• Work organic matter into your soil at least 6-8 inches deep, removing stones, then level and smooth.
  • Plant in rows 1-2 feet apart, 1 inch deep and 4 inches apart. Firm lightly and water gently.
  • Plant cloves with the pointed side up.
  • Spring planted garlic emerges in 14-21 days. Fall planted garlic may not emerge until spring.
  • If the garlic emerges in the fall and a heavy frost is expected, mulch tender greens for protection.

How to Grow

How to Grow

  • Keep weeds under control during the growing season. Weeds compete with plants for water, space and nutrients, so control them by either cultivating often or use a mulch to prevent their seeds from germinating. Avoid disturbing the soil around the plants when weeding.
  • Keep plants well watered during dry periods to promote rapid, uninterrupted growth. Plants need about 1 inch of rain per week during the growing season. Use a rain gauge to check to see if you need to add water. It’s best to water with a drip or trickle system that delivers water at low pressure at the soil level. If you water with overhead sprinklers, water early in the day so the foliage has time to dry off before evening, to minimize disease problems. Keep the soil moist but not saturated.
  • Monitor for pests and diseases. Check with your local Cooperative Extension Service for pest controls recommended for your area.

Harvest and Preserving Tips

  • Harvest when the foliage begins to yellow. At this time bend back the tops to hasten yellowing and drying of the tops. Feel around the top of the bulb to make sure the cloves have formed.
  • Pull up the plants and allow them to dry in the sun for a few hours. Spread them out in a well-ventilated location until the tops are thoroughly dry, about 3-4 weeks.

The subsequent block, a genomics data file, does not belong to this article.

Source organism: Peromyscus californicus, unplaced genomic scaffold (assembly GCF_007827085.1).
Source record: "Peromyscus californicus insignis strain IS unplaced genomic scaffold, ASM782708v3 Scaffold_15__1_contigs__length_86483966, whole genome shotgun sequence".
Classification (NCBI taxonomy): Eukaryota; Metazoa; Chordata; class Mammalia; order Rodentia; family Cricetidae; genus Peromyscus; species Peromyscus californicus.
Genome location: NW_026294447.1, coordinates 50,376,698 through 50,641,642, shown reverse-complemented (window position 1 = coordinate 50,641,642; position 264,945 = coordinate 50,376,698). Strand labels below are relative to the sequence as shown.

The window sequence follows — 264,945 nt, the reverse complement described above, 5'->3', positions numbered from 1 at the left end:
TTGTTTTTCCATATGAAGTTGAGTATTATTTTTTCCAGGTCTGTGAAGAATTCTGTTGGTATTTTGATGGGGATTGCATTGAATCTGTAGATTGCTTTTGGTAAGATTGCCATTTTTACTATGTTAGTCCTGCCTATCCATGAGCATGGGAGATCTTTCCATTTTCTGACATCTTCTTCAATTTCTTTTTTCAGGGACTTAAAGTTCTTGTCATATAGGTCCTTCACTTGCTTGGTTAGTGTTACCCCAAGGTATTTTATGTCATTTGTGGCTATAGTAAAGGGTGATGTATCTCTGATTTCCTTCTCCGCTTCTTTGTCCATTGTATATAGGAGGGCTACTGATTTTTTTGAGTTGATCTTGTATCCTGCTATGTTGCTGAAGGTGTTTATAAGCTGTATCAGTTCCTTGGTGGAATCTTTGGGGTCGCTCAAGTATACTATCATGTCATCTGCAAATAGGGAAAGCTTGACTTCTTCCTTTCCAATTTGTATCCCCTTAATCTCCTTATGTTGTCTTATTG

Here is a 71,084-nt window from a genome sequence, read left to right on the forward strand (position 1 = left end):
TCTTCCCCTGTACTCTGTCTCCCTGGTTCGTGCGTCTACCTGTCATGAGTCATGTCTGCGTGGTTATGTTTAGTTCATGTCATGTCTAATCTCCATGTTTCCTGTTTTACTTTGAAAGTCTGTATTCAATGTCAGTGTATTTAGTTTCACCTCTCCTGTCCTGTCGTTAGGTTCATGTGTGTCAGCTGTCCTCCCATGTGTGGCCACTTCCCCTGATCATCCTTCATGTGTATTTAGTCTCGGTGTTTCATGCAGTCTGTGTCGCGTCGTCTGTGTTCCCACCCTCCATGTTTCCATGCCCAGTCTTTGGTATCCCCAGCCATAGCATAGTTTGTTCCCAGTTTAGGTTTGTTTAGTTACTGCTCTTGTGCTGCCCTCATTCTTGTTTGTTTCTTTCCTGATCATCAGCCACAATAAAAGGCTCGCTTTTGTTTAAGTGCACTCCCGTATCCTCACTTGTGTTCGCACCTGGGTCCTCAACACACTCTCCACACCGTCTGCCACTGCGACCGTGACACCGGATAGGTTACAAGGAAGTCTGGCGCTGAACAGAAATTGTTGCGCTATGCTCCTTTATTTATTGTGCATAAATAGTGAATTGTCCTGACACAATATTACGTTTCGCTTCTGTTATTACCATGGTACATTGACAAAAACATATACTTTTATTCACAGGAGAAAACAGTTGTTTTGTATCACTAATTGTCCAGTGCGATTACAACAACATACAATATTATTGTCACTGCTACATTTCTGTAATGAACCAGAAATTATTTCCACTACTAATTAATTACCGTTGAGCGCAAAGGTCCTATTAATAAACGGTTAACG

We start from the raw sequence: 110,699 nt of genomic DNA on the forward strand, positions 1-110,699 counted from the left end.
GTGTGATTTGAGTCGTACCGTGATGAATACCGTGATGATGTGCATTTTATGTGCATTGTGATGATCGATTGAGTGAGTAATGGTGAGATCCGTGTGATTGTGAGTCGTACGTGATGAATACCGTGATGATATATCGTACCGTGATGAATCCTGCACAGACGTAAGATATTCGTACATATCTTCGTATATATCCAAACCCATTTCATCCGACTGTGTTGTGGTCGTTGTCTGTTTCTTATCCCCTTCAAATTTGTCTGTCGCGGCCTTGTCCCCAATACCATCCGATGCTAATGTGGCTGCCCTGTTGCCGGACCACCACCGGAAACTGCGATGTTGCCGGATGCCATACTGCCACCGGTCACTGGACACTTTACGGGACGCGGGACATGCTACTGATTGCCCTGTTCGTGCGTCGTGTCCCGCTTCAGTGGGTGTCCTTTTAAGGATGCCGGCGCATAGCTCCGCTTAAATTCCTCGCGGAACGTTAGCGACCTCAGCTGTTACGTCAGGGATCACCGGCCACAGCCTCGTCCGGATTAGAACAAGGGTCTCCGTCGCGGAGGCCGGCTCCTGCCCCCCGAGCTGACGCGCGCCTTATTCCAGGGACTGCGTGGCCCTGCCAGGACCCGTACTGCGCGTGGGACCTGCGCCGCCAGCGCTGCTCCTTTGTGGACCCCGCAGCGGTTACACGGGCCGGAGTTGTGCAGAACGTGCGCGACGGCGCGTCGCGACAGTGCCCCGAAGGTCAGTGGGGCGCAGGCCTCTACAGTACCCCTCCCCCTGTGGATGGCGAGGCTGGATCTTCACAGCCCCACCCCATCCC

• Cut off the tops 1-2 inches above the bulbs, or braid the tops together for softneck varieties. Store loose bulbs in a dry, cool, airy place in baskets, or hang braided garlic strings.
  • Garlic may be frozen, make into vinegar, or made into garlic salt.
Type
Softneck
Days To Maturity
90-240 days
Sun
Full Sun
Spread
4 inches
Height
18-24 inches
Sow Method
Direct Sow
Planting Time
Fall, Spring
Thin
4 inches
Garlic, Early Italian is rated 4.0 out of 5 by 15.
Rated 5 out of 5 by from Strong bulbs, good storage I grew these a few years back, and despite it being my first time planting, these bulbs came up strong, and made it through a VERY soggy winter in the Bay Area. Only had a few that rotted from the rain. Loved the clay soil, and these bulbs after drying and curing stayed useable eight months after harvest! If I wasn't trying a bunch of new varieties, I'd go back to this one in a heartbeat :)
Date published: 2016-09-26
Rated 2 out of 5 by from Early Italian garlic Actually rather disappointed. Planted them in the spring and started up growing. However died off rather quickly, never rebounded.
Date published: 2016-09-16